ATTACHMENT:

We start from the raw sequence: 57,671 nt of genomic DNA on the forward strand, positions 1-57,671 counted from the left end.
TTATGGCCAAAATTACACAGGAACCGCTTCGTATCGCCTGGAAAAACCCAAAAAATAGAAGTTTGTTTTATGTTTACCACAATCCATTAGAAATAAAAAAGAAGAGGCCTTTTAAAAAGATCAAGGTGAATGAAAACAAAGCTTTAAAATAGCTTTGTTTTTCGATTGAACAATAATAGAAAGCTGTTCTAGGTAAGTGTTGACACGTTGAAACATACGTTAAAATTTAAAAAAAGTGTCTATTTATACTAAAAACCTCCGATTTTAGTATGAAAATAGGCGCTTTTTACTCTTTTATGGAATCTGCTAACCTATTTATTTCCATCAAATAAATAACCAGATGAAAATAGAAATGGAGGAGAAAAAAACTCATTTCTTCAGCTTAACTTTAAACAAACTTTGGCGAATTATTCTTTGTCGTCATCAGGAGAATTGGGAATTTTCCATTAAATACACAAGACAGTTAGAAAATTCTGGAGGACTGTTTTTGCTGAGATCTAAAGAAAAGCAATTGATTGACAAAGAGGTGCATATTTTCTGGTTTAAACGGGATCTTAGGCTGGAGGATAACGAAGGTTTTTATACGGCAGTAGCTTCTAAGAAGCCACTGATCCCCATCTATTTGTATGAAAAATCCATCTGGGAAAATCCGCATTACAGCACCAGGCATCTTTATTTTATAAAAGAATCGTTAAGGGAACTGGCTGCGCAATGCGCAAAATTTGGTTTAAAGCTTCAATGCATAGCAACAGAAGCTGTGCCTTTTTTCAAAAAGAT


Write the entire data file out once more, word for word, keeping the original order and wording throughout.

We start from the raw sequence: 57,671 nt of genomic DNA on the forward strand, positions 1-57,671 counted from the left end.
TTATGGCCAAAATTACACAGGAACCGCTTCGTATCGCCTGGAAAAACCCAAAAAATAGAAGTTTGTTTTATGTTTACCACAATCCATTAGAAATAAAAAAGAAGAGGCCTTTTAAAAAGATCAAGGTGAATGAAAACAAAGCTTTAAAATAGCTTTGTTTTTCGATTGAACAATAATAGAAAGCTGTTCTAGGTAAGTGTTGACACGTTGAAACATACGTTAAAATTTAAAAAAAGTGTCTATTTATACTAAAAACCTCCGATTTTAGTATGAAAATAGGCGCTTTTTACTCTTTTATGGAATCTGCTAACCTATTTATTTCCATCAAATAAATAACCAGATGAAAATAGAAATGGAGGAGAAAAAAACTCATTTCTTCAGCTTAACTTTAAACAAACTTTGGCGAATTATTCTTTGTCGTCATCAGGAGAATTGGGAATTTTCCATTAAATACACAAGACAGTTAGAAAATTCTGGAGGACTGTTTTTGCTGAGATCTAAAGAAAAGCAATTGATTGACAAAGAGGTGCATATTTTCTGGTTTAAACGGGATCTTAGGCTGGAGGATAACGAAGGTTTTTATACGGCAGTAGCTTCTAAGAAGCCACTGATCCCCATCTATTTGTATGAAAAATCCATCTGGGAAAATCCGCATTACAGCACCAGGCATCTTTATTTTATAAAAGAATCGTTAAGGGAACTGGCTGCGCAATGCGCAAAATTTGGTTTAAAGCTTCAATGCATAGCAACAGAAGCTGTGCCTTTTTTCAAAAAGAT